Many insurance companies have the same "parent" company, and they show up in advertisements as "competitors", as far as those companies know, they are, but 2 levels up, the same Insurance co owns both of them. This is to seperate the "claim pool" and "risk eval" to manageable levels when mixing in multi-level risk insurance buyers, even though it is the same pool at the bank and stock market, the little companies only see their "virtual chunk" of it. The co-insurance guys sit on the sidelines of all of this and cover the insurance companies when a massive unforseen expense takes place. They base their rates on how flexible the insurance company is in self-absorbing their own small to medium "hits" (large lawsuits, hail damage to crops, floods, etc, it is ALL one fund, much of it "stored" in low-risk investments). Floods are what can knock a smaller "big"company out, as in the midwest, they would get hit on A) Home Insurance B) Totalled Cars from water damage C) Flooded crops D) Life. When that happens, they can't pull all of their money out of the low risk investments quickly, so the co-insurance company writes them a check and they pay the claims with that, in addition to any liquidable funds they have in their "pool".

For Clarification, I am posting this talking about the Big Picture, not from the tree/forest level, but more from the Tree Bark vs. Satellite Image level. As you go down the "levels" in the insurance company, when you get to the split between home/auto/car/life, each one of those "sections" needs to prove solvency for premiums vs. claims. I will snip this down to auto insurance only in my last paragraph:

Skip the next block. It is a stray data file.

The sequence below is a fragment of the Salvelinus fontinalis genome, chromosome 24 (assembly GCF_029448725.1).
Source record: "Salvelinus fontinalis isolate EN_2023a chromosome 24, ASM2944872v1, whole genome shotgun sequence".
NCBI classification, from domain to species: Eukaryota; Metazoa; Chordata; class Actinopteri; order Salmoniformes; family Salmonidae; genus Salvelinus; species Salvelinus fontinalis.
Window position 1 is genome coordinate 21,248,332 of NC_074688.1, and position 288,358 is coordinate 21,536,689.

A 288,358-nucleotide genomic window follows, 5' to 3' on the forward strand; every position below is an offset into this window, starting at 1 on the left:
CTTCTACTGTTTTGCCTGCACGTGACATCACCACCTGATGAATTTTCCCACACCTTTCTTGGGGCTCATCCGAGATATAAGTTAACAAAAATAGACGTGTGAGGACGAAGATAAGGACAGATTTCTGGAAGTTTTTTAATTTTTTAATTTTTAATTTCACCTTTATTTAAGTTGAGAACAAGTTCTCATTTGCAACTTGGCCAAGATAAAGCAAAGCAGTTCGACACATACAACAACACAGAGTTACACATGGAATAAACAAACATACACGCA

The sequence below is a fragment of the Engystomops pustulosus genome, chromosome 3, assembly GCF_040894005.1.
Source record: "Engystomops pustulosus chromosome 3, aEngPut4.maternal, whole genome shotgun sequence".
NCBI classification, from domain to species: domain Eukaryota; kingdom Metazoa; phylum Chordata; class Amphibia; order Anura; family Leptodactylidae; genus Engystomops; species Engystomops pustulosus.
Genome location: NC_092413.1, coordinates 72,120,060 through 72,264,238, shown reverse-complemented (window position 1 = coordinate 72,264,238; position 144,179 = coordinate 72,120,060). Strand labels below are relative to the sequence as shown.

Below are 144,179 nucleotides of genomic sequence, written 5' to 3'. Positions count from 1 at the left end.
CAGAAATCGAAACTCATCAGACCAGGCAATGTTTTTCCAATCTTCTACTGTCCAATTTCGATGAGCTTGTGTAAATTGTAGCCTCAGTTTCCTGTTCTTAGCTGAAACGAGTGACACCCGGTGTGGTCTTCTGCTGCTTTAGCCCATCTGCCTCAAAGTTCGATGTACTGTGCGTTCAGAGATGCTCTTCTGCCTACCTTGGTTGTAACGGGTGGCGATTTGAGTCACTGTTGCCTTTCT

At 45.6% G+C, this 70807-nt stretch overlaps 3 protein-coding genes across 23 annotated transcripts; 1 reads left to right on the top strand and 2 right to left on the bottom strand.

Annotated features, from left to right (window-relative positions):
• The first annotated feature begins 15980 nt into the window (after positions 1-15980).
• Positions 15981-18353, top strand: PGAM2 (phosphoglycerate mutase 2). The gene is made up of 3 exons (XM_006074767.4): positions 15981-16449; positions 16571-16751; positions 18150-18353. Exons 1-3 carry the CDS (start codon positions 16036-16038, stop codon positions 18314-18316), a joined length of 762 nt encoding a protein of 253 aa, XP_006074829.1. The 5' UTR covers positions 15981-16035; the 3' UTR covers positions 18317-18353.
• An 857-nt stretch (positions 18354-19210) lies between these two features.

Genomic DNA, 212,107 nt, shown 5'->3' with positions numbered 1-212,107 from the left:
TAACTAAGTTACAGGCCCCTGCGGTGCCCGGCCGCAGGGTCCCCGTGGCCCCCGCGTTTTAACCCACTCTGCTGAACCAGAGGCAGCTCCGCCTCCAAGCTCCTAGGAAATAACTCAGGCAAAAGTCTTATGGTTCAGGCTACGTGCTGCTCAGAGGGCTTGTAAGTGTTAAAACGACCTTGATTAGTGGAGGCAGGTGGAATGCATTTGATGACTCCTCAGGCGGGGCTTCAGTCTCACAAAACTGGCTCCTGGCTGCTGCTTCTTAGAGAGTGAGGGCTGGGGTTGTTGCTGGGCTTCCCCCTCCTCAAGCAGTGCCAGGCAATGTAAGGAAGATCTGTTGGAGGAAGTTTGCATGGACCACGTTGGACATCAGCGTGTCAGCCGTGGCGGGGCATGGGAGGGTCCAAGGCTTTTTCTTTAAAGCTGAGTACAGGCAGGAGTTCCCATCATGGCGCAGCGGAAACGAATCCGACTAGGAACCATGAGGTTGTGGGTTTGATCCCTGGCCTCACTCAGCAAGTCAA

Now that car insurance is required in all states, that has helped increase their "pool", but they keep track of EVERY facet of the insured, age, car type, modifications, even if the car has tape or CD, alarm, etc. If it is in the top 100 stolen list, premium for full coverage goes up, period. If you are under 25, premiums go up. If you have modifications to it, premiums go up. If you do not tell the insurance company you have modifications, they will cancel your policy upon a claim, letting you eat the entire balance (look at the fine print). The previous sentence is what this entire thread is about! So if you are under 25, have 1 DUI, and a Tricked out EVO (which you probably let friends "Try Out the power"...), you are essentially an insurance nightmare, pegging at 80%-100% chance of totalled in an accident (pay for your car and medical/repairs on the guy that was hit) or stolen within a year. Since states require ins. to be provided to everybody, they have to sell it to you, so if you are getting full coverage, you will probably have premiums that are close or greater than your car payments.